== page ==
A month-and-a-half ago, I had 25 books left to finish my BBC Big Read Top 200 challenge. Now, there are just 14 titles left to cross off the list, and I’m pretty excited to see the number reducing so quickly. It seems that leaving a lot of the young adult books to last was a wise move; I’m whipping through them at lightning speed, which is helping motivate me to achieve my goal.

Of the past 11 books, my favourites were Johnathan Livingstone Seagull’, which I read in an hour one afternoon while Pickle and Tiny had some quiet time – such an uplifting, interesting little fable, full of humour and inspiration – and ‘Behind the Scenes at the Museum’, which was fantastic. I loved the way it was written, the way it began (with the conception of the narrator, no less!), the way the story unfolded, the truths that were eventually uncovered, and the way the past was interwoven into the present.

I’ve already worked out where 13 of the last 14 can be found at the library; the last is proving quite difficult to find, but find it, I shall!

Reading and Reviewing

I’ve been embracing technology recently, reading e-books while I sit beside Pickle’s cot for a few moments when he goes to bed. I think I will always prefer to hold a physical book in my hands, to turn each whispering page, to place a book on my bookshelf, but I’m happy to admit that reading on a phone or tablet definitely has its place. We’re off on holiday soon, and to minimise our luggage, I’m certainly going to download a few more!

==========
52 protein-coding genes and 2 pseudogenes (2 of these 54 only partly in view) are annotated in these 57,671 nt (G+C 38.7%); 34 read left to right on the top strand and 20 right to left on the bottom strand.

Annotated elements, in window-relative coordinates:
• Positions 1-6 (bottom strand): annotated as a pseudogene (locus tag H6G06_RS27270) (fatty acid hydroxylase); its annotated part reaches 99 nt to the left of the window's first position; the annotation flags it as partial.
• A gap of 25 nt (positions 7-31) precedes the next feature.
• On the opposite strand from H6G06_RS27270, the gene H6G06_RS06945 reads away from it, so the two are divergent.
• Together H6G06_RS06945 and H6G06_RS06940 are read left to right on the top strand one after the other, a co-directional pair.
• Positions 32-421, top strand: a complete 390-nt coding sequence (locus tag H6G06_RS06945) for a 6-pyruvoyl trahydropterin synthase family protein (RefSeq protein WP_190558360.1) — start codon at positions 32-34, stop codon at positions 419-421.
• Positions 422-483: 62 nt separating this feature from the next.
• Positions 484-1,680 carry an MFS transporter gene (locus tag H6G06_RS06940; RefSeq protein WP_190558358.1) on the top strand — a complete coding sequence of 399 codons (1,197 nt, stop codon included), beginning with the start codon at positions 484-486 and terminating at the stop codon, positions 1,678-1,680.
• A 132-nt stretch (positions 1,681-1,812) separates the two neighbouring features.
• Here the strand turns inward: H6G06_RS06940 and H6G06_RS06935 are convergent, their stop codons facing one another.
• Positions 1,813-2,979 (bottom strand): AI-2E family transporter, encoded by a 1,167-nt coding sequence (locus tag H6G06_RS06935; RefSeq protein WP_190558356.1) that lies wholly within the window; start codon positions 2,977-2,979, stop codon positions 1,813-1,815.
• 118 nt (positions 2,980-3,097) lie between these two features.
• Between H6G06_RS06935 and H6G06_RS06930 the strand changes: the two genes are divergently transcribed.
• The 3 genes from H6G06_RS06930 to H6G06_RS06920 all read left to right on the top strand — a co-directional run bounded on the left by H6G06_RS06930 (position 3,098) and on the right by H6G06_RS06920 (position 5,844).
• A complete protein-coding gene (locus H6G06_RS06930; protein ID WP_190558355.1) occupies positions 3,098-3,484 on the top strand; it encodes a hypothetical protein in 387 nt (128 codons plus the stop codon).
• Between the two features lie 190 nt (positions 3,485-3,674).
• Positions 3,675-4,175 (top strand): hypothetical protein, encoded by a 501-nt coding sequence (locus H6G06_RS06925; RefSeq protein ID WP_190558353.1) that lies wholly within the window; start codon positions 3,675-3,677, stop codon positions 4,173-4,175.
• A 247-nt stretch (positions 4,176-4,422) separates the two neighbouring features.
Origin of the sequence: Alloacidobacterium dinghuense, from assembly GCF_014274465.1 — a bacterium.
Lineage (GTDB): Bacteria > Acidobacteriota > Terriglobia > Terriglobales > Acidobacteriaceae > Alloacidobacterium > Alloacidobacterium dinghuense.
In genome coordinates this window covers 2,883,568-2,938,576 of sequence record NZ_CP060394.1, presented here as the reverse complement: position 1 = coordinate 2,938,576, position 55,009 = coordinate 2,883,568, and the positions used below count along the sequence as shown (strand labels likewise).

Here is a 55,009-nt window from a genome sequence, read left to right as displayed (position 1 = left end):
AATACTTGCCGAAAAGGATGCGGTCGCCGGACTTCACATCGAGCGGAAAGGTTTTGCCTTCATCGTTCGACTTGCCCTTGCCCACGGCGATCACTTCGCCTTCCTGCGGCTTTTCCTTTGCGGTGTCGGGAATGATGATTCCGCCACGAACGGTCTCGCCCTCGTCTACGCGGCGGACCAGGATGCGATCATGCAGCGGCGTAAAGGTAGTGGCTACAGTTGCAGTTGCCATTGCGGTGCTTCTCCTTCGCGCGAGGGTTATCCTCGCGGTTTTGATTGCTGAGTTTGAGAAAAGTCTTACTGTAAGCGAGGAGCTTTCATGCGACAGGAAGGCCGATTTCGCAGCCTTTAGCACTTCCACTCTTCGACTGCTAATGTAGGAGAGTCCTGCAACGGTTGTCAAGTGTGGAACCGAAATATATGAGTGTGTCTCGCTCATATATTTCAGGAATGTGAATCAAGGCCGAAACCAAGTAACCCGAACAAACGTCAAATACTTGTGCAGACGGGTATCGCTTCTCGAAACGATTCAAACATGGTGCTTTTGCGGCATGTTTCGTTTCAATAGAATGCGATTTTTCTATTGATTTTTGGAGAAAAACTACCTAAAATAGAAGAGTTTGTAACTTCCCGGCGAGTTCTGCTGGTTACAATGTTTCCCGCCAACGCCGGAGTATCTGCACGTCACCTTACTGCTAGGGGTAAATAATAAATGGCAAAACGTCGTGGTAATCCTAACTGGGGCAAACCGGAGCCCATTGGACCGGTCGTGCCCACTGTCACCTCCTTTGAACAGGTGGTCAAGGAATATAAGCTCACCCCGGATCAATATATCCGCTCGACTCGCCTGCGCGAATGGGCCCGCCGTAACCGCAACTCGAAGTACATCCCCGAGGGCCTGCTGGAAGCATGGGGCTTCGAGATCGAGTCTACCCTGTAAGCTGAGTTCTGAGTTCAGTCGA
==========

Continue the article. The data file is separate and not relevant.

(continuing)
The latest e-book I read was Artemis Fowl (Eion Colfer); and it was okay. I didn’t like it as much as the past few Young Adult books I’ve read, but the story was unique and clever, and I did enjoy it as an easy, cot-side read.

This brings my BBC Big Read Top 200 total up to 175, and I can see the end of the list in sight. I’ll be so pleased to be finished – it has taken me, afterall, almost seven years to get this far – and will relish the chance to read more of the stack beside my bed that aren’t on any lists. However, there are still 800-odd books for review on 1001 Books to Read Before You Die, so I won’t be short of reading suggestions for quite some time to come.

Reading and Reviewing

I just finished reading All Quiet on the Western Front, by Erich Maria Remarque, and wow, what a profound book. I didn’t expect it to have such an effect on me, but it has, and I’m still processing my thoughts. It was a sobering read, often humourous, but mostly thought-provoking and quite challenging.

Other recent reads:

Noughts and Crosses, by Malorie Blackman. This young adult dystopian fiction is number 61 on The Big Read, and even though this isn’t my usual genre, I was pleasantly surprised. The style was okay – it was definitely written with a much younger audience in mind – and it was an easy read; the concept was interesting and the ending was not at all what I expected (in a good way).